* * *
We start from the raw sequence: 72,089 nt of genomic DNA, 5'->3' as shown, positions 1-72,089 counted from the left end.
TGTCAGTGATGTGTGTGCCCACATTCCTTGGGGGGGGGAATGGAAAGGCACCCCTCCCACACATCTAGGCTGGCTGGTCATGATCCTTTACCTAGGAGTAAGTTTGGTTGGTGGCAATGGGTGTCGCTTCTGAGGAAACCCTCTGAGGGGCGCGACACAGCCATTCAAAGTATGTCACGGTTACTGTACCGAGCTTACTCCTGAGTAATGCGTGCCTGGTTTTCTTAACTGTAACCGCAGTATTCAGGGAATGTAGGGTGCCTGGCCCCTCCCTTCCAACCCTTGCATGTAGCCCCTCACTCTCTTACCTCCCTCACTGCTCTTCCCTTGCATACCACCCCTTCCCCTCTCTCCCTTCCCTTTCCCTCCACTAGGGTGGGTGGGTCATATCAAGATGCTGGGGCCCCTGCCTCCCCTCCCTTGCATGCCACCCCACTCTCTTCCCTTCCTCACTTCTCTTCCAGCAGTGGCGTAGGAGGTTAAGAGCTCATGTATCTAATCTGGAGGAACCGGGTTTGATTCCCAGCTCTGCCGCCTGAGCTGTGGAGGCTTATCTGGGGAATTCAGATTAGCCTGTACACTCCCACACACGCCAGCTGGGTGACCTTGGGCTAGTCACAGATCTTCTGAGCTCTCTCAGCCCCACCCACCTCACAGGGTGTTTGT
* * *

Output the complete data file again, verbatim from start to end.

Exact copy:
We start from the raw sequence: 72,089 nt of genomic DNA, 5'->3' as shown, positions 1-72,089 counted from the left end.
TGTCAGTGATGTGTGTGCCCACATTCCTTGGGGGGGGGAATGGAAAGGCACCCCTCCCACACATCTAGGCTGGCTGGTCATGATCCTTTACCTAGGAGTAAGTTTGGTTGGTGGCAATGGGTGTCGCTTCTGAGGAAACCCTCTGAGGGGCGCGACACAGCCATTCAAAGTATGTCACGGTTACTGTACCGAGCTTACTCCTGAGTAATGCGTGCCTGGTTTTCTTAACTGTAACCGCAGTATTCAGGGAATGTAGGGTGCCTGGCCCCTCCCTTCCAACCCTTGCATGTAGCCCCTCACTCTCTTACCTCCCTCACTGCTCTTCCCTTGCATACCACCCCTTCCCCTCTCTCCCTTCCCTTTCCCTCCACTAGGGTGGGTGGGTCATATCAAGATGCTGGGGCCCCTGCCTCCCCTCCCTTGCATGCCACCCCACTCTCTTCCCTTCCTCACTTCTCTTCCAGCAGTGGCGTAGGAGGTTAAGAGCTCATGTATCTAATCTGGAGGAACCGGGTTTGATTCCCAGCTCTGCCGCCTGAGCTGTGGAGGCTTATCTGGGGAATTCAGATTAGCCTGTACACTCCCACACACGCCAGCTGGGTGACCTTGGGCTAGTCACAGATCTTCTGAGCTCTCTCAGCCCCACCCACCTCACAGGGTGTTTGT